Anteater Basketball’s Mr. Clutch
As the rest of the UC Irvine Men’s Basketball team tower over most of the other students on campus, one player fits in quite well size-wise. Standing at 5 foot 10 inches, senior guard Michael Hunter is not exactly the tallest player on the court every night, but it is hard to find a player with more heart. In his fourth season here at UCI, Hunter is averaging 13.9 points per game and 2.3 assists per game, his second straight season that he has averaged double digit points and has been second on the team in assists. Hunter attributes his amazing consistency to hours of practice, but when you are as skilled a ball handler and creator as he is, it definitely does not hurt. Hunter says that his quickness and his basketball savvy are the best parts of his game and they are out on display every time he takes the court.
Hunter has been on a tear lately scoring in double figures in 11 of his last 12 games including a masterful 24 points on six of 11 shooting in a loss to Cal Poly.
“All that stuff doesn’t matter because we lost the game … but I really didn’t want that guy to dunk on me,” Hunter said, describing a dynamic interception of a Cal Poly alley-oop attempt where Hunter seemingly kept on rising.
Against Long Beach State on Thursday night, Hunter was at it again, scoring five points and getting two steals in the last two minutes of the game to seal a much needed conference win after three straight losses dropped Irvine to the bottom of the Big West conference. It was sweet redemption for Hunter, who had tried to drive the full-length of the court in the last 4.1 seconds of the Jan. 9 game at Long Beach, but had come up .2 seconds short of a game-tying layup. Earlier in the year, however, Hunter had nailed two clutch threes in the last minute of a game at Loyola Marymount, carrying UCI to the win. Against UC Riverside on Saturday, Hunter led the team with 20 points, including nine straight in the second half.
“Sometimes they go in, and sometimes they don’t,” Hunter said. “I will always have tremendous confidence in my shot and be willing to take that last shot.”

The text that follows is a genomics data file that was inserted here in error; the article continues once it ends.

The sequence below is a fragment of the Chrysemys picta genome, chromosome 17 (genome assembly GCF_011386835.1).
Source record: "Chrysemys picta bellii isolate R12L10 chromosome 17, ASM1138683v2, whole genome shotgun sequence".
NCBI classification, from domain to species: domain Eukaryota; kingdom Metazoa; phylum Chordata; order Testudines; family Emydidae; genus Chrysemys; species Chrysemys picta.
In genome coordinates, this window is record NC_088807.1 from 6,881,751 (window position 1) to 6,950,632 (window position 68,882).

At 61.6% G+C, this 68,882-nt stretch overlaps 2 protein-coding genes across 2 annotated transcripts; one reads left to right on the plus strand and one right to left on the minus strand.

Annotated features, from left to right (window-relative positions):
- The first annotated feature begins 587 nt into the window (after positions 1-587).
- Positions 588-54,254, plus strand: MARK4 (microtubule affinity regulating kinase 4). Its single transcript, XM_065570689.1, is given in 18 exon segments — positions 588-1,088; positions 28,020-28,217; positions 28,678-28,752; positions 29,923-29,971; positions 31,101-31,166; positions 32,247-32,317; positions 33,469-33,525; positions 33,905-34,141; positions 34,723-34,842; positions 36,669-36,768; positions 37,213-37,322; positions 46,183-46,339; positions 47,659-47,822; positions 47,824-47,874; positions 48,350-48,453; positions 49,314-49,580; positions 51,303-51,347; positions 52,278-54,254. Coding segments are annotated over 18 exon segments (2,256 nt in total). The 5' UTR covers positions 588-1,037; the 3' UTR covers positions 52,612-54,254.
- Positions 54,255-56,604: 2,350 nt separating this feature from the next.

Living in Colorado and playing basketball in Maine, Hunter was lightly recruited coming out of prep school, receiving scholarship offers from Denver, Montana and Montana State. But after coming to California to visit family and to make an unofficial visit to the school, he impressed the coaches enough to later send him to Irvine on an official visit, and then ultimately offer him a scholarship. It was a dream come true for Hunter, who always wanted to go to school in California. Flash forward four years, Hunter is the only player left from his recruiting class. He was named to the Big West All-Freshmen team in his first season, and earned All-Conference honorbale mention accolades last year. In the UCI record books, Hunter is currently second all-time in three point baskets, with 208 in his career. Only Ross Schraeder, class of ‘06, with 233, has more. Hunter is also third on the all-time list at UCI for steals. Hunter is now one of UCI’s two captains and a leader on the team.
“As far as my actions and the way I conduct myself on and off the court, I consider myself to be a leader of this team,” Hunter said.
In an up and down season for the team, Hunter’s leadership and experience have lead the ’Eaters to a 9-10 record (pending) and have made UCI contenders in the Big West conference. Whether it’s making a key shot down the stretch or a great defensive play, Hunter seems to do it all while staying very humble and always putting the team’s success over his own. When asked whether he would rather make the game winning shot or the game winning assist Hunter answered, “It doesn’t matter, as long as we win the game.” Hunter has proven he is never afraid to take the last shot and there are few players UCI would want to take that shot other than their senior leader.
In an extremely even-matched conference, everything will come down to the Big West Tournament. If UCI is able to win that, Hunter’s biggest goal will be fulfilled: to make it to the NCAA tournament, a place that UCI has never been and a place Hunter thinks UCI has the personnel to go to.
“I think we have a lot of guys who want to do well and have bought in to our coaches system,” Hunter said. “Obviously we are not in the position we want to be in, but we hope to get on track over our next few games.”
The team has a lot of work to do after a shaky start in conference play, but with four of their next six conference games at home, UCI has a great chance to make a run.
As this season begins its final two months, Hunter’s UCI career also begins its final moments. “The experience [here at UCI] has been the way I have wanted it to be. It’s been great,” Hunter said.
While life after college seems scary to some, it doesn’t to Hunter whose number one priority is to play basketball. Hunter, who is half Mexican, does plan to obtain his Mexican citizenship, which would allow him to play basketball in Mexico, and potentially for the Mexican National Team. But if basketball is not in Hunter’s future, the studio art major is not too worried as he has other things lined up, like taking his studio art degree and working with his cousin down in Miami as a digital colorist. For now, Hunter is just focusing on playing Anteater basketball and trying to lead a young team to new found success. But one thing is for certain — when Hunter’s college career is over, it’s going to be tough to find a guard with the kind of talent, leadership and heart we see Hunter play with every night in the Bren Events Center.
David Gao contributed to this article.